Fernández’s works have been exhibited both nationally and internationally at The Museum of Modern Art, New York, NY; the San Francisco Museum of Modern Art, San Francisco, CA; The Museum of Fine Arts, Boston, MA; The Smithsonian Museum of American Art, Washington, D.C.; MASS MoCA, North Adams, MA; and Castello di Rivoli, Turin, Italy, among others. She lives and works in Brooklyn, New York.


Josh Kline


Working primarily in sculpture, video, and installation, Josh Kline creates artworks and exhibitions that consider the ways in which our humanity has been transformed, commodified, and instru­mentalized within neoliberal society. Examining the regimes of control to which the human body is increasingly subjected—ranging from governmental and corporate surveillance to the relentless pursuit of youth—Kline addresses the erosion of boundaries between labor and leisure and the incursion of consumer culture into the most literally intimate aspects of life: blood, DNA, and neurochemistry. Recent projects have explored the impact of emerging technological innovations including automation, AI, and deep fakes on society. In 2015, Kline began a major cycle of installation-based projects exploring the politics and economics of the 21st Century.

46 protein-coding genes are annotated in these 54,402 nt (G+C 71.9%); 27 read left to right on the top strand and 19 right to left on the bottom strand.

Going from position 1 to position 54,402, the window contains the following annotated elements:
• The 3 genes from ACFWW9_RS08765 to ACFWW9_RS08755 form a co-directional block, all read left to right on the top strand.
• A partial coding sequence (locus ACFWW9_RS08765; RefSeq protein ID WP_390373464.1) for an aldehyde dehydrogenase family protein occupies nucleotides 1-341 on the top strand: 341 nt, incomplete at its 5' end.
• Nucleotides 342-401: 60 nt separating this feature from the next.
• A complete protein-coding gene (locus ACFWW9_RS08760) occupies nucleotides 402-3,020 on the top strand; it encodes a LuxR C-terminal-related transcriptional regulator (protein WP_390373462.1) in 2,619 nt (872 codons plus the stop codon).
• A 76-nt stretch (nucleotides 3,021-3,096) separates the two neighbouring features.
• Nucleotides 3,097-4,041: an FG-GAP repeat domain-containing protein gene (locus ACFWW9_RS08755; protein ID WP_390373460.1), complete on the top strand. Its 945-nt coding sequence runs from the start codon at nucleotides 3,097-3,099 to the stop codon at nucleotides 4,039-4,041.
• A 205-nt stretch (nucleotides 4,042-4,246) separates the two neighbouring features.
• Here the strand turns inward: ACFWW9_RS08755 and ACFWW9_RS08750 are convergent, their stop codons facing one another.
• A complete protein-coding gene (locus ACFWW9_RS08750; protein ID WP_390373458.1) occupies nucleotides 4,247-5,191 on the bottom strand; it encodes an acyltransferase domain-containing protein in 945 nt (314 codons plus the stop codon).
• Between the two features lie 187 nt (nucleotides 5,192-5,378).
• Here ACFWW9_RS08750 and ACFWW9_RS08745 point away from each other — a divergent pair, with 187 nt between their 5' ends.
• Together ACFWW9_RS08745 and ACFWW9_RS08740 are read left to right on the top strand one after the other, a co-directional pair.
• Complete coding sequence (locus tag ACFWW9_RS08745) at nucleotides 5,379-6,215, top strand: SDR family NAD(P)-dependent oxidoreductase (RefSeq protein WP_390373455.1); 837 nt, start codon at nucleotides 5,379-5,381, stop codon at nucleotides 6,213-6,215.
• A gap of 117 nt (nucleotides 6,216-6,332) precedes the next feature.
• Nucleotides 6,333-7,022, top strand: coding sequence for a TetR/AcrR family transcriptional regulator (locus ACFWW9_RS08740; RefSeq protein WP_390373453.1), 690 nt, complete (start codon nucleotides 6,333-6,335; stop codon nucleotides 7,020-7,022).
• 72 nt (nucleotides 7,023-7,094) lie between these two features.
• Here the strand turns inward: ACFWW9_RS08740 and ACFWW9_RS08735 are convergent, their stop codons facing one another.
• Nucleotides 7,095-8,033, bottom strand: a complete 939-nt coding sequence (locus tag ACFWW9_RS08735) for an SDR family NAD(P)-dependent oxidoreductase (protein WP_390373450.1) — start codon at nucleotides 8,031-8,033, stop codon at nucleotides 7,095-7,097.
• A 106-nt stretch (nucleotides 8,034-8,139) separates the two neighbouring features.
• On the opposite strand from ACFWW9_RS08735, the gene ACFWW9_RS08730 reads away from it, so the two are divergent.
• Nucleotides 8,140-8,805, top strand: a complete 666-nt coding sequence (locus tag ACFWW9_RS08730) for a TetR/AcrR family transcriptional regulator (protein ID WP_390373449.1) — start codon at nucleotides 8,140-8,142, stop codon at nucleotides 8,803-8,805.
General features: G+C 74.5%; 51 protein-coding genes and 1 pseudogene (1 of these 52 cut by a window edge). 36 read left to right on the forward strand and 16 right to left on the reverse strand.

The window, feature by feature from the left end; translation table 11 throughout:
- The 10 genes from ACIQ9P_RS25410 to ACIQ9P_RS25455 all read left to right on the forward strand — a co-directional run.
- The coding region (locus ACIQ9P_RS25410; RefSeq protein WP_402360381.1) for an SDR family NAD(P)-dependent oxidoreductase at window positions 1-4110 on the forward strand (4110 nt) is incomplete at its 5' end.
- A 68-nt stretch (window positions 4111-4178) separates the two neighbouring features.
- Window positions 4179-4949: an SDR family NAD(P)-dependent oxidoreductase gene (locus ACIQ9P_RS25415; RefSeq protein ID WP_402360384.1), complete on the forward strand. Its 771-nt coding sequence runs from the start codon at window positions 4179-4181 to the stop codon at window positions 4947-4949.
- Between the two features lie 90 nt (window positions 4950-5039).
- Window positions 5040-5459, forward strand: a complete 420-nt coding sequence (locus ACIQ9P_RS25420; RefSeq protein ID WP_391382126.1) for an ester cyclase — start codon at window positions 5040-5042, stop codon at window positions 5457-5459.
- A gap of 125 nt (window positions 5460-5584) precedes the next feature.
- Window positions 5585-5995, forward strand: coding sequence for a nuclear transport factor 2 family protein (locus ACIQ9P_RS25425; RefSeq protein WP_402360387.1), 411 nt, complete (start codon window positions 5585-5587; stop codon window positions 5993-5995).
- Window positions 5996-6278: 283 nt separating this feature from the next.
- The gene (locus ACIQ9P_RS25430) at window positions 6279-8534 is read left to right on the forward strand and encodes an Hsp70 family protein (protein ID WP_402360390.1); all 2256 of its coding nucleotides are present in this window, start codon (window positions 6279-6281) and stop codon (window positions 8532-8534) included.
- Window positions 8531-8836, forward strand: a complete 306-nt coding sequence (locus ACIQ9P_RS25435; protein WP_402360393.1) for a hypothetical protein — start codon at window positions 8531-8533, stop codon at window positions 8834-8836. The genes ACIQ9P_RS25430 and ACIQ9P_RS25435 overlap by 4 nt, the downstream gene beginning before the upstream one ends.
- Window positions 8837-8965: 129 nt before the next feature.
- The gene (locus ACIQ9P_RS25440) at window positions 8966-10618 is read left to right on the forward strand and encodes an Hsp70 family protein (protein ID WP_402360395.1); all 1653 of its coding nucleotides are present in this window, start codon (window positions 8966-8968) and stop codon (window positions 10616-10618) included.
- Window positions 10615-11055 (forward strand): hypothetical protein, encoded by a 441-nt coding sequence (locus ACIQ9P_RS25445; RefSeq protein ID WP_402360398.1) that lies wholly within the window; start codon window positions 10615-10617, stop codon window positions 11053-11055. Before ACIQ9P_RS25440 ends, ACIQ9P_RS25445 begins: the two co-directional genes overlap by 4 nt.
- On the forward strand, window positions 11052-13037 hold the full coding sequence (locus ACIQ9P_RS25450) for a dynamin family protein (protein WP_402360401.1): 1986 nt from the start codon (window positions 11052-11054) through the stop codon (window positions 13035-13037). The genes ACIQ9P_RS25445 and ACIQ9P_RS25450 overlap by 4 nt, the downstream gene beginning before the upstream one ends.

Lucy Raven


Lucy Raven is an artist and filmmaker. Currently a fellow at the American Academy in Berlin, her work is grounded primarily in animation and the moving image, though her multidisciplinary practice also incorporates installation, sound, and the live format of illustrated lecture. She has had exhibitions and screenings internationally, including at the Guggenheim Museum, New York; the Serpentine Gallery, London; MoMA and PS 1, New York; Portikus, Frankfurt; and the Tate Modern, among many others, Her 3D film installation Curtains is currently on exhibit at LACMA in Los Angeles, and an exhibition titled Fatal Act (with her moving image collective 13BC) opens at 80WSE at New York University this June. A new permanent public artwork will open this September at the forthcoming Bauhaus Museum in Dessau, Germany on the occasion of the 100th year of the school’s founding. She teaches at Cooper Union School of Art in New York.

Juan Sanchez (F '90)